3. Curriculum Development Processing

According to Kern it is possible to use a six-step approach to curriculum development for Medical Education: http://cool-essay.com/

3.1. Problem identification and general needs assessment

The most important step is the first one, the general needs assessment (GNA). The goal of step 1 is to focus the curriculum, by defining the deficits in knowledge, attitude, or skills that currently exist in practitioners and the ideal approach to teaching and learning these objectives. When completed, the GNA makes a strong argument for the need for the curriculum and identifies potential educational research questions.

Research for this step can extend over many fields of endeavor: public health and epidemiology, health care systems, utilization and resources, emerging knowledge of disease, patient support groups, and educational theory and practice.
A well-researched step 1 impacts steps beyond the learner objectives by identifying educational methodologies, faculty development resources, potential funding resources, and opportunities for dissemination of the curriculum.
Identification and critical analysis of the health care problem that will be addressed by the curriculum requires substantial research to analyze what is currently being done by practitioners and educators, i.e., the current approach, and ideally what should be done by practitioners and educators to address the health care problem, i.e., the ideal approach. The general needs assessment is usually stated as the knowledge, attitude, and performance deficits that the curriculum will address.

3.2. Needs assessment of targeted learners

The general needs assessment is applied to targeted learners. What kind of doctor do we want to educate it depends mostly on social needs but it can reflect job opportunities, financial rewards and attitudes acquired during process of studding. Sometimes it is very difficult to make balance between these several needs. Needs can be obtained on different ways. It can be done through study of errors in practice. It is very difficult to design curriculum which will fully meet the needs of society and students. Following picture present the relation between needs of different subjects.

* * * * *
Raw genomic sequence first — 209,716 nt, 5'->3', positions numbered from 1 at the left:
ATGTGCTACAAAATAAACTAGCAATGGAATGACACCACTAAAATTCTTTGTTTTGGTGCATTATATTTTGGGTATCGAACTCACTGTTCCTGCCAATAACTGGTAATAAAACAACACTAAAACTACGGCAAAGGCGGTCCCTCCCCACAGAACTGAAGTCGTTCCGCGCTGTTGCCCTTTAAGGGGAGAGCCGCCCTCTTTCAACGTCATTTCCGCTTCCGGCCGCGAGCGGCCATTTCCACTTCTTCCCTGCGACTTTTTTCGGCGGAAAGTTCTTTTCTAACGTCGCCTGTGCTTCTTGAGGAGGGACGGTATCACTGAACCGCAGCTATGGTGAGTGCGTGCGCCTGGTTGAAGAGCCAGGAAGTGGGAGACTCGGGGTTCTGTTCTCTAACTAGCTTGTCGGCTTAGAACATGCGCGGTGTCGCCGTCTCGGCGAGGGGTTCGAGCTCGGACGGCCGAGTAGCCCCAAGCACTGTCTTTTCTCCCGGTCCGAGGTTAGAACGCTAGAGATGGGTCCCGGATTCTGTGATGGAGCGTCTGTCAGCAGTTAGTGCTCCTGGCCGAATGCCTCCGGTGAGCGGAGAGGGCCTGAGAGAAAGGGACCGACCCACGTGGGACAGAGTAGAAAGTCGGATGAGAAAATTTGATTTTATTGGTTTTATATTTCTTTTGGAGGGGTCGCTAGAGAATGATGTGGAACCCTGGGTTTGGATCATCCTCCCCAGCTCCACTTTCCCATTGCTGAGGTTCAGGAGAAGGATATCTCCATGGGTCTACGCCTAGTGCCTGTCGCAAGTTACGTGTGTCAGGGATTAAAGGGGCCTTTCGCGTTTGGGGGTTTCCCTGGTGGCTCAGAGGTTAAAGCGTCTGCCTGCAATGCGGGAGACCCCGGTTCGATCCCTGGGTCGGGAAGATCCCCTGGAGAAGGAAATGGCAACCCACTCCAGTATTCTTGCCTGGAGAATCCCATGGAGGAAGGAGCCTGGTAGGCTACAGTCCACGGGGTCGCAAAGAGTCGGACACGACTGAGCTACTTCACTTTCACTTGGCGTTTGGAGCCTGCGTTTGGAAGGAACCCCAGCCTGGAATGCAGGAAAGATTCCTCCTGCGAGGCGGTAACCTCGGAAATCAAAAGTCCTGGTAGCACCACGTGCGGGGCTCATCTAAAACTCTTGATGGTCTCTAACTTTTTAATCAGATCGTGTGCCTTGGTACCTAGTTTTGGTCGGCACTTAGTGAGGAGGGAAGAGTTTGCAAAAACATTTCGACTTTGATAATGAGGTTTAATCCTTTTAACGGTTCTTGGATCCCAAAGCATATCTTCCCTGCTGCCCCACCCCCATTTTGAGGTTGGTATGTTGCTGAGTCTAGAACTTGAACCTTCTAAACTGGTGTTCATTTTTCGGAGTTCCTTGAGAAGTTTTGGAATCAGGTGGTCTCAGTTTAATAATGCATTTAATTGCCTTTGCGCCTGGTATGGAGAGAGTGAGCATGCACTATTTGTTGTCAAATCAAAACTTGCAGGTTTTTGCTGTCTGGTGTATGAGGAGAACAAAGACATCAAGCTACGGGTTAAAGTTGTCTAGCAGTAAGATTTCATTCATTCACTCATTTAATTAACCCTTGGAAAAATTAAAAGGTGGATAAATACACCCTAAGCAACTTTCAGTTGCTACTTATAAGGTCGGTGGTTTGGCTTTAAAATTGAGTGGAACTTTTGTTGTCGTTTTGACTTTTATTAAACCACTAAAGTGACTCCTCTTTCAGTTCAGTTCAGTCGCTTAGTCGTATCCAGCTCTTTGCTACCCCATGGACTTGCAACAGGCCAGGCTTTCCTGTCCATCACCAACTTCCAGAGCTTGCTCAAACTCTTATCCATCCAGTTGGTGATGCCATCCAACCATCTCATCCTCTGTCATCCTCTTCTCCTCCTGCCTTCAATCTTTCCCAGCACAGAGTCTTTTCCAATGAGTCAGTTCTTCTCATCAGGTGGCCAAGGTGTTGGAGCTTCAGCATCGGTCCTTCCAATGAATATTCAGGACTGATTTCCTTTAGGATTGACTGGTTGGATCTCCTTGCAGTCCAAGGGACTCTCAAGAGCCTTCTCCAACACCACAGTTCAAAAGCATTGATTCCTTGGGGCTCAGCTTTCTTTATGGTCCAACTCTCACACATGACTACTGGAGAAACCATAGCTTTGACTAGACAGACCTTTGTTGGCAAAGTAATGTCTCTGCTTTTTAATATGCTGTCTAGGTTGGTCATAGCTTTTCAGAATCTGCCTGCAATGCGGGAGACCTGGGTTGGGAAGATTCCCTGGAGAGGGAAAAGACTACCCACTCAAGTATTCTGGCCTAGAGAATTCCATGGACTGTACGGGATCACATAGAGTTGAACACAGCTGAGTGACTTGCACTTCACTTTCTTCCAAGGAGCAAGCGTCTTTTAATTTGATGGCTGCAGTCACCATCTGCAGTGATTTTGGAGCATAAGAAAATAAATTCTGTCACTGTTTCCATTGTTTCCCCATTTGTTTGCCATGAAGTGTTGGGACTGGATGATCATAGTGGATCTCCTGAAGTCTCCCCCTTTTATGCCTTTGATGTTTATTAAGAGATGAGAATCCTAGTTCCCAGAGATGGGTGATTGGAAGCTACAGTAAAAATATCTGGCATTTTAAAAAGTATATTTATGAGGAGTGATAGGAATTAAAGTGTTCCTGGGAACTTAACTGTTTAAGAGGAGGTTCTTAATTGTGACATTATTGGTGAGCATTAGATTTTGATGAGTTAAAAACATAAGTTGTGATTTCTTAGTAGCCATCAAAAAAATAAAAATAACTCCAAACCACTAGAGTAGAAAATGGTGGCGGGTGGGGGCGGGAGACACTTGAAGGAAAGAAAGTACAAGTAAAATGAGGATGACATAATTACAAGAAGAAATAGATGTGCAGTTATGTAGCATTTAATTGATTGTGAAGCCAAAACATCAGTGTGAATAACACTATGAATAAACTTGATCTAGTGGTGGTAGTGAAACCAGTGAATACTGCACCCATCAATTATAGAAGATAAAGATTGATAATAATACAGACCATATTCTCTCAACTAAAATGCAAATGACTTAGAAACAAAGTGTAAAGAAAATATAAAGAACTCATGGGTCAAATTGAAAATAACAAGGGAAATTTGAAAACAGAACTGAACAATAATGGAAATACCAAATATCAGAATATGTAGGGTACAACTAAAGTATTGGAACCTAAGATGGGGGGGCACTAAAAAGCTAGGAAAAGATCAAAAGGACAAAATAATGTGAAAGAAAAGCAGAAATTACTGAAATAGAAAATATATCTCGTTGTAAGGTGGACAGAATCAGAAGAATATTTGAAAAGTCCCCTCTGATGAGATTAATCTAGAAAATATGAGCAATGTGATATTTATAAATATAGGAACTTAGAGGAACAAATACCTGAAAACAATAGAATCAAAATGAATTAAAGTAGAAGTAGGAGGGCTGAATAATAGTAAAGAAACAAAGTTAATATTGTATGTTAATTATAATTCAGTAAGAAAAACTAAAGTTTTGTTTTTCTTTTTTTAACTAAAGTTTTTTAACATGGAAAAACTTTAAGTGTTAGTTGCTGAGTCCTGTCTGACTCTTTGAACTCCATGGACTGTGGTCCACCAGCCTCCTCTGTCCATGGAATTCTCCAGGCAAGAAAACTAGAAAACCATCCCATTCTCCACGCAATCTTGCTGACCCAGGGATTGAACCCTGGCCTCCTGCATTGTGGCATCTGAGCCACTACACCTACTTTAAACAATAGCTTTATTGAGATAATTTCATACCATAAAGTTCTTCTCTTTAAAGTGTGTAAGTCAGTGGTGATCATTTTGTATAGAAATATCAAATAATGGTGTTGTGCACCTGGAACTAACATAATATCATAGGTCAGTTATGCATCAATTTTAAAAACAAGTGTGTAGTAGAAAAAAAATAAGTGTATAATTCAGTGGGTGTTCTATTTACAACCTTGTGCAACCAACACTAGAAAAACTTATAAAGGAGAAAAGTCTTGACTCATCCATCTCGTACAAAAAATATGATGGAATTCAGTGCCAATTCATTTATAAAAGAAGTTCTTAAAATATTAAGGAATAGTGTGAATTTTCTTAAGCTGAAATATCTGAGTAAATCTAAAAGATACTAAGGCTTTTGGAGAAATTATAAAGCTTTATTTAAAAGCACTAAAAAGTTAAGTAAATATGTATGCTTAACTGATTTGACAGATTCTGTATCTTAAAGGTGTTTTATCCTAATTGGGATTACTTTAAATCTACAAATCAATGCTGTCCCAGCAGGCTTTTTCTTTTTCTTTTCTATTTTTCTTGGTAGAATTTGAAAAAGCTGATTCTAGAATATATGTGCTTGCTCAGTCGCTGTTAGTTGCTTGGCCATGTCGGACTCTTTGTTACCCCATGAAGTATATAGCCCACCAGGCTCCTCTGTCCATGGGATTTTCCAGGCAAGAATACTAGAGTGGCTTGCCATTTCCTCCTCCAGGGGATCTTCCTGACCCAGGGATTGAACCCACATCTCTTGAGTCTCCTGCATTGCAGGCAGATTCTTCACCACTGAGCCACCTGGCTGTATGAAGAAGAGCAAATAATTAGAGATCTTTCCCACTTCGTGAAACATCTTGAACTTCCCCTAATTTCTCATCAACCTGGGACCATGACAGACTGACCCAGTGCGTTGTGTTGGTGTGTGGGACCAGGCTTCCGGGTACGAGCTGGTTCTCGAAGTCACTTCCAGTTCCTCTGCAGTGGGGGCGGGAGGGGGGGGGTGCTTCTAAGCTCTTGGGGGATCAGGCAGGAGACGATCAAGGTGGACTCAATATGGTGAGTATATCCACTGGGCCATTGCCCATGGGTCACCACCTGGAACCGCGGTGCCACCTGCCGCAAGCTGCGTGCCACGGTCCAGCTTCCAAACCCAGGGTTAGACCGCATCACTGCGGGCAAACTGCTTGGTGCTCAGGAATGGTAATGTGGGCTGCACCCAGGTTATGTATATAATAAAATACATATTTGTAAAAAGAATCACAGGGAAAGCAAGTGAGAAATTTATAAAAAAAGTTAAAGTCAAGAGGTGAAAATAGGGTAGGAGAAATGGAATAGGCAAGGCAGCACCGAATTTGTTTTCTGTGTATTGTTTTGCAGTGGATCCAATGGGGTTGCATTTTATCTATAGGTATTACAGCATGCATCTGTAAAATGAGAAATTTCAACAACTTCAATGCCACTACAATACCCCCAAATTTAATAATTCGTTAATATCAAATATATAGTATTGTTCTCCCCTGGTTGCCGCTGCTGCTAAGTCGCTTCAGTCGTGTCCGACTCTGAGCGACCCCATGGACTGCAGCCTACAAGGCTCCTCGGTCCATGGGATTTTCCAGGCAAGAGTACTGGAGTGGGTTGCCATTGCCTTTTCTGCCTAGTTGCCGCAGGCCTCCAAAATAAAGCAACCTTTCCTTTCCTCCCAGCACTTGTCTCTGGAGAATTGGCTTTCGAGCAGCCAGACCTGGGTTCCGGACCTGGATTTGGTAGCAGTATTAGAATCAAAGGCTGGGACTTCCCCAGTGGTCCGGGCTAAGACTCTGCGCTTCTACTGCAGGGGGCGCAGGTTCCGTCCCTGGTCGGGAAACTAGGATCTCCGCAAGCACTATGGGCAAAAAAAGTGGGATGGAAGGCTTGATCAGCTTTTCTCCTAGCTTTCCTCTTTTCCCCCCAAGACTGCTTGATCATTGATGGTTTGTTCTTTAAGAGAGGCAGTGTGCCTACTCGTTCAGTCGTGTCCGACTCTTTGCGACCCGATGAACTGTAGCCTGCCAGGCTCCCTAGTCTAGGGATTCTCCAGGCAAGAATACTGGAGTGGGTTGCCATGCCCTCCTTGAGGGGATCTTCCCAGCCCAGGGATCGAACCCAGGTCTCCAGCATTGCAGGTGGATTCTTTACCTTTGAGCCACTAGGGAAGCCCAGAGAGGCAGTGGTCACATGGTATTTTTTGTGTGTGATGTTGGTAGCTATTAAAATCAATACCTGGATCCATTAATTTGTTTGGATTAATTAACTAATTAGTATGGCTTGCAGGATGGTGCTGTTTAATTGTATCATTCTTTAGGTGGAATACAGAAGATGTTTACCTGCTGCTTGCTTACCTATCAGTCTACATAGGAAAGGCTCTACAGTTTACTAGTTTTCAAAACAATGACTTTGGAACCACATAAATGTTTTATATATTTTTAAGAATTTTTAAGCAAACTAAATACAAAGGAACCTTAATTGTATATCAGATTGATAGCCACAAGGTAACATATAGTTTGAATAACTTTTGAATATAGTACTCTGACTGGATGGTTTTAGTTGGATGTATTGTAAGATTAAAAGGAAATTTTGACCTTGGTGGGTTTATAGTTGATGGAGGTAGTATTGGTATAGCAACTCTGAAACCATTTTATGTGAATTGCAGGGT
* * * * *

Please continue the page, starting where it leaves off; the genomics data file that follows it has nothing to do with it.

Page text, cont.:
Expectations of society from graduate students are view from one perspective. For example, according to the European Qualifications Framework graduate students should possess following performances:

  • The descriptors
  • Knowledge and understanding
  • Application of knowledge and understanding
  • Ability to making judgments
  • Ability to communicate
  • Learning skills
  • Level depending on the cycle

If we ask students what they expect from their knowledge after graduation we will probably get another list of expectations.
Curriculum of medical faculties must be designed on the way which can provide performances after the student graduation asked from society but from student as well.

At the base of the general needs and needs of targeted learners should be made essential documents for every institution, the mission statement. Mission statement can include just generalized reasons for existing of institution, but it can be more concrete and include several aspects of student’s knowledge like: theoretical knowledge, skills, performances etc.
The mission statement should partly give sort of picture, what kind of graduated student do we want. Involvement of the key subjects in process of curriculum development should be from the early stages of process of curriculum development, and one of the first steps is creation of mission statement of institution. All stakeholders of institution should be included in this process, and they all should give their view of the reasons why the institution exists.
In the process of defining of mission statement for medical institutions, it is recommendable to include all stakeholders such as: representatives of ministries of health, health care institutions accrediting agencies and scholarly societies and ministries of education. Stakeholders will ensure: financial, political and all other support which mission ask for in the process of implementation of new one or reformed curriculum. Some authors propose strong relationship with other educational institutions that are similar in certain aspects with the institution which try to define its mission.

Mission of B&H medical faculties covers following areas:

I Teaching
II Research
III Medical services and health care
IV Role in society health care

3.3. Goals and objectives

Institution should define overall goals and aims for the curriculum. Specific measurable knowledge, skill/ performance, attitude, and process objectives should be stated for the curriculum.
Learning goals and outputs for every course and subject should be compatible with mission of institution. It means that achieving of learning goals of different subjects and courses will lead to reaching mission of institution at the end of student studding process. Planning of new curriculum and reform of old one asks for defining of philosophy which is ` behind ` the curriculum and all its elements. Learning goal and outputs should also determinate the educational philosophy and institutional culture. So, mission of institution, educational philosophy and institutional culture are key elements of educational settings necessary for curriculum implementation.